Sky meets the Ocean: Stars of South Asian Ozone Network gather in the Pearl of the Indian Ocean

Colombo, 30 April 2014 - With the theme “Only 219 days to 1.1.2015!!,” officials and experts from 13 countries in the South Asia region gathered in the beautiful capital city of Sri Lanka from 27-30 May 2014 for the Regional Ozone Network Meeting for South Asia, organized by UNEP and the Government of Sri Lanka, through Ministry of Environment and Renewable Energy. This forum is part of a global programme to enable National Ozone Units (NOUs) to meet their countries’ commitments under the Montreal Protocol on Substances that
Deplete the Ozone Layer.

This multilateral environmental agreement includes time-bound and measurable deadlines to phase-out ozone depleting substances. The theme refers specifically to the 1 January 2015 target for hydrochlorofluorocarbons (HCFCs), ozone depleting gases that are used widely in South Asia in air conditioners and foam manufacturing. All countries in the region must reduce their consumption of these gases by 10% by that date. It also includes 100 percent phase out of another gas, Methyl Bromide, used in agriculture and fumigation.

The inauguration ceremony was held at the Grand Oriental Hotel with a welcome procession performed by Kandyan dancers and a lighting of a traditional oil lamp. Honorable Anura Priyadharshana Yapa, Minister of Petroleum Industries, and the Minister of Environment and Renewable Energy, Honorable Alhaj A.R.M Abdul Cadar, welcomed the participants to the country and opened the meeting.

The South Asia network includes 13 countries: Afghanistan, Bangladesh, Bhutan, China, India, Iran, Democratic Republic of Korea, Republic of Korea, Maldives, Mongolia, Nepal, Pakistan and Sri Lanka. Japan is the developed country partner of the network. The network is managed by UNEP’s Compliance Assistance Programme (CAP) with financial support from the Multilateral Fund for the Implementation of the Montreal Protocol. The European Commission, the Multilateral Fund Secretariat, UNDP, UNIDO and World Bank participated in this week’s meeting.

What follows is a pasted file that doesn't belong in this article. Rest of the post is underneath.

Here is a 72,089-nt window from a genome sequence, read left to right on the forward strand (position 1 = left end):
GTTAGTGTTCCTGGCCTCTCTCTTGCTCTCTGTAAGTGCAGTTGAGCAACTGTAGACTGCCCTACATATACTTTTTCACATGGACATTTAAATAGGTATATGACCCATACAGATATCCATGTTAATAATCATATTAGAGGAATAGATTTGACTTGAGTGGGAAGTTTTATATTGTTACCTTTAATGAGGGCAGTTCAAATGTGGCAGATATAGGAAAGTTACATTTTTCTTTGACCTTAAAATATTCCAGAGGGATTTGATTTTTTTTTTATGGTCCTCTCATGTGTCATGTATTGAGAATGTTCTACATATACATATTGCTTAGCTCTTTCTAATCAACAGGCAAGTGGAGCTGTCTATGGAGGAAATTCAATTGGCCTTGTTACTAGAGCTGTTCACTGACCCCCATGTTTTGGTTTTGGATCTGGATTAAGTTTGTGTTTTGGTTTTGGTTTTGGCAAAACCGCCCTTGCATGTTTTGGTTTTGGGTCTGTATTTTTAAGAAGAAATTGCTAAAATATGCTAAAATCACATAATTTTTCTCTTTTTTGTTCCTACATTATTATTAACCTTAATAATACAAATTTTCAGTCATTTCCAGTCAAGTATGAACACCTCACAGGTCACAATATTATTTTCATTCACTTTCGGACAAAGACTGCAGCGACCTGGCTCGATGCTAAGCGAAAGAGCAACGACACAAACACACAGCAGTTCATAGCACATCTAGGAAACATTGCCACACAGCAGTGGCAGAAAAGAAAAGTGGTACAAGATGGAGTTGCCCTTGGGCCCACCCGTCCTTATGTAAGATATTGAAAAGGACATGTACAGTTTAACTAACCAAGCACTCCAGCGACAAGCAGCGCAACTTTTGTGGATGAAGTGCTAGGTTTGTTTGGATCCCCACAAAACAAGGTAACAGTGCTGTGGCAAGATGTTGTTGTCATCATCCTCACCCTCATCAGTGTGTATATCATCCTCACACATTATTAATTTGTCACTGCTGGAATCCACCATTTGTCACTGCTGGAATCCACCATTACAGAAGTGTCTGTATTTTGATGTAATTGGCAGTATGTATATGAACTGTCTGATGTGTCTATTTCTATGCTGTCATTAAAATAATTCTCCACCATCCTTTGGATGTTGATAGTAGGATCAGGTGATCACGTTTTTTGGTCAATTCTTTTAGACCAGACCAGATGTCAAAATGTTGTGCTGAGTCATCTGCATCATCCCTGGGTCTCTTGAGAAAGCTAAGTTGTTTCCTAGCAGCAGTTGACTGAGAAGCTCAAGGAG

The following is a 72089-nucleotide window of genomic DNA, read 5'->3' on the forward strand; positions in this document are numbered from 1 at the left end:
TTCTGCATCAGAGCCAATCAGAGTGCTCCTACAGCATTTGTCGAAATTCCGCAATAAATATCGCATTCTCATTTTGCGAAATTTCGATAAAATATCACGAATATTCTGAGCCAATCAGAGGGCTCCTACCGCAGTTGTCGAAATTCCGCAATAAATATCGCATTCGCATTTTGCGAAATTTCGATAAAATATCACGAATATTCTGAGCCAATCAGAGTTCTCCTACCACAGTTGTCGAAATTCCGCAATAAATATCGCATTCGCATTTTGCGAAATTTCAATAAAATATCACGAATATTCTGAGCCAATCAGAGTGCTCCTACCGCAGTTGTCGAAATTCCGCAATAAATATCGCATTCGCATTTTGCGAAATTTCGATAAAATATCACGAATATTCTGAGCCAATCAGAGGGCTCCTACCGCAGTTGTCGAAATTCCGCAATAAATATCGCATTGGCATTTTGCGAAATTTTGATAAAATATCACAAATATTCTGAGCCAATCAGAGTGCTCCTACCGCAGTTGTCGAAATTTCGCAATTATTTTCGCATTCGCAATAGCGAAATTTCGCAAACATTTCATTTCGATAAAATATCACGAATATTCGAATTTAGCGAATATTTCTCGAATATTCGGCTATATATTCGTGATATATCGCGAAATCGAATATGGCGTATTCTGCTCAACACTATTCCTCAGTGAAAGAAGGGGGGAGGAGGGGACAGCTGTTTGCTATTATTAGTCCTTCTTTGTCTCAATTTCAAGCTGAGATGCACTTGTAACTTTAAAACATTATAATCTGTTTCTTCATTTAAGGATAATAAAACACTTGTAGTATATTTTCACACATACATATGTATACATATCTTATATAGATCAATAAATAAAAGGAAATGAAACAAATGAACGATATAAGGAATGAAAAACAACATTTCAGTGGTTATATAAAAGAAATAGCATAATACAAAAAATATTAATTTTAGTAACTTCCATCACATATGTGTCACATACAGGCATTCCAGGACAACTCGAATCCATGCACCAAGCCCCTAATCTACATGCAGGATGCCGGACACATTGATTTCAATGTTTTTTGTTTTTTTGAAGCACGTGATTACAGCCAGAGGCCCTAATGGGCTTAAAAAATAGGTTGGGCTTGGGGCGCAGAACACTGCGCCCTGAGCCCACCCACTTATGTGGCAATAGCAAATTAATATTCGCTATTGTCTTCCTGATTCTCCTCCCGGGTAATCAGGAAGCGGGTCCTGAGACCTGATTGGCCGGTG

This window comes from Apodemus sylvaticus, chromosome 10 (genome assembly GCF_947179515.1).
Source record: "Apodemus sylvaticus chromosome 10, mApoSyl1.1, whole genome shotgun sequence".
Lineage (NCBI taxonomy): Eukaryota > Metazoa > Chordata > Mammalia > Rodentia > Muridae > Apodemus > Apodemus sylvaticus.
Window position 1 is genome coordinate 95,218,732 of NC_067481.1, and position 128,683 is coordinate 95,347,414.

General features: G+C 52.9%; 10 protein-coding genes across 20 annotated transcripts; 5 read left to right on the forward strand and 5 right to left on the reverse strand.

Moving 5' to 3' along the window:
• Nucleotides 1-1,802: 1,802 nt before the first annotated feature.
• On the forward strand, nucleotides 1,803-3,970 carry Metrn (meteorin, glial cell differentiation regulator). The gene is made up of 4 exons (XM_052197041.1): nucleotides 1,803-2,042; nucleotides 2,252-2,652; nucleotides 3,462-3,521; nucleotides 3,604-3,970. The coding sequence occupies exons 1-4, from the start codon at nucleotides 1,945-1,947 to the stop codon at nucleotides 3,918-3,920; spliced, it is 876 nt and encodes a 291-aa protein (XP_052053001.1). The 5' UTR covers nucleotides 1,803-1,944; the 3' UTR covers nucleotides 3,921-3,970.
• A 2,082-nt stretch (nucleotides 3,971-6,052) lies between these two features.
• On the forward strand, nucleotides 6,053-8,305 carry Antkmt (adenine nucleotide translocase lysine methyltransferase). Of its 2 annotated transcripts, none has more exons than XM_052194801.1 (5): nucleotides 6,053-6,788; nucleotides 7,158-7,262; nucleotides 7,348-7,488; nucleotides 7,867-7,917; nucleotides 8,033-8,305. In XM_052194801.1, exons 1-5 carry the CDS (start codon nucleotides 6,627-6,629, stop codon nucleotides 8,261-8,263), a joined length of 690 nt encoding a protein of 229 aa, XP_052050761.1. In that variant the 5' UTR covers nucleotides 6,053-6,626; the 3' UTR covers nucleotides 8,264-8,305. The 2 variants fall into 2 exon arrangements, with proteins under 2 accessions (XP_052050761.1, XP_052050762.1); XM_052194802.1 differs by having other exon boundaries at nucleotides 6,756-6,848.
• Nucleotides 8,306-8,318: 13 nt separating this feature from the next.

Refrigeration and air conditioning accounts for the majority of HCFC consumption both globally and in the region, therefore the involvement of this sector, is critical for the success of the Montreal Protocol.  Accordingly, the Network meeting featured a one day thematic seminar on the establishment of refrigeration associations and technician certification programmes. The seminar shared the experiences of technical experts from the Air conditioning and Refrigeration European Association (AREA) and the Refrigeration and Air Conditioning Contractors' Association Australia (RACCA), as well as case studies from the Former Yugoslav Republic of Macedonia, Indonesia, and China. The European Commission provided details of new European regulations designed to control and reduce hydrofluorocarbons (HFCs), alternatives to HCFCs but many of which are high global warming potential.

The discussions reaffirmed the critical importance of strategic partnerships between the government and the private sector, as well as representatives of civil society, in order for a country to reach its HCFC phase out milestones, while mindful of other matters of national concerns such as climate change and energy efficiency. The Environmental Investigation Agency (EIA) organized a side-event on “Business opportunities and Energy-efficient co-benefits from transitioning to low-GWP refrigerants in refrigeration and air-conditioning sector” attracting much interest among participating countries. The Ceylon Tea Board hosted a tea ceremony featuring the world-renowned Sri Lankan tea that has been produced without methyl bromide fumigants, thanks to a project supported by the Multilateral Fund and implemented by UNDP.

Ozone Officers were offered also opportunities to witness the on-going phase-out efforts of the host country through a field visit to Sri Lanka Customs and to the Regnis company, which successfully converted its foam to non-ozone depleting alternatives with Multilateral Fund assistance. UNEP took the opportunity of the meeting to organize a special set of training sessions for new ozone officers, to complement the detailed technical knowledge gained during the main meeting.


For further information:

Mr. Atul Bagai, Senior Regional Network Coordinator,
UNEP Regional Office for Asia and the Pacific
Tel: +668 4700 2257

Ms. Anne Fenner, Information Manager,
UNEP OzonAction Programme
Tel: +33 1 4437 1454

Mr. G. M. J. K. Gunawardana
Senior Assistant Secretary and Director, National Ozone Unit
Ministry of Environment and Renewable Energy
Tel: +94 112883417
Email: /